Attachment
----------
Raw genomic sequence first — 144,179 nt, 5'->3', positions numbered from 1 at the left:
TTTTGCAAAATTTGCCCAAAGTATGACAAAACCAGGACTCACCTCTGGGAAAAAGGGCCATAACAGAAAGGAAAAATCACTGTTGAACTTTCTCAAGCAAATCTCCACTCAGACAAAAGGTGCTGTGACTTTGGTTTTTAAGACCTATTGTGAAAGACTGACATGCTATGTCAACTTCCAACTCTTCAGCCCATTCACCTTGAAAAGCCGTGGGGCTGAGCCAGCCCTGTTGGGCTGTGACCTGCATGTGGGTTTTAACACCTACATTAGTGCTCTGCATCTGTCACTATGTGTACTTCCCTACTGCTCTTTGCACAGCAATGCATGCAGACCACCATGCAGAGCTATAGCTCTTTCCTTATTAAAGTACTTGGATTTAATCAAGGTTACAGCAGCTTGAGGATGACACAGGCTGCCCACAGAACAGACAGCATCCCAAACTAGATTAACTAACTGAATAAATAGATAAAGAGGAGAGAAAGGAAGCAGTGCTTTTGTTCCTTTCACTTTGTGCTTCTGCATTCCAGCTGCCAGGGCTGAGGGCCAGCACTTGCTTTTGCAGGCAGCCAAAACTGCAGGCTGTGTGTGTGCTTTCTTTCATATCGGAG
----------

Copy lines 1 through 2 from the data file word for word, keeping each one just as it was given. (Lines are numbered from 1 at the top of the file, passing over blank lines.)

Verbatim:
Raw genomic sequence first — 144,179 nt, 5'->3', positions numbered from 1 at the left:
TTTTGCAAAATTTGCCCAAAGTATGACAAAACCAGGACTCACCTCTGGGAAAAAGGGCCATAACAGAAAGGAAAAATCACTGTTGAACTTTCTCAAGCAAATCTCCACTCAGACAAAAGGTGCTGTGACTTTGGTTTTTAAGACCTATTGTGAAAGACTGACATGCTATGTCAACTTCCAACTCTTCAGCCCATTCACCTTGAAAAGCCGTGGGGCTGAGCCAGCCCTGTTGGGCTGTGACCTGCATGTGGGTTTTAACACCTACATTAGTGCTCTGCATCTGTCACTATGTGTACTTCCCTACTGCTCTTTGCACAGCAATGCATGCAGACCACCATGCAGAGCTATAGCTCTTTCCTTATTAAAGTACTTGGATTTAATCAAGGTTACAGCAGCTTGAGGATGACACAGGCTGCCCACAGAACAGACAGCATCCCAAACTAGATTAACTAACTGAATAAATAGATAAAGAGGAGAGAAAGGAAGCAGTGCTTTTGTTCCTTTCACTTTGTGCTTCTGCATTCCAGCTGCCAGGGCTGAGGGCCAGCACTTGCTTTTGCAGGCAGCCAAAACTGCAGGCTGTGTGTGTGCTTTCTTTCATATCGGAG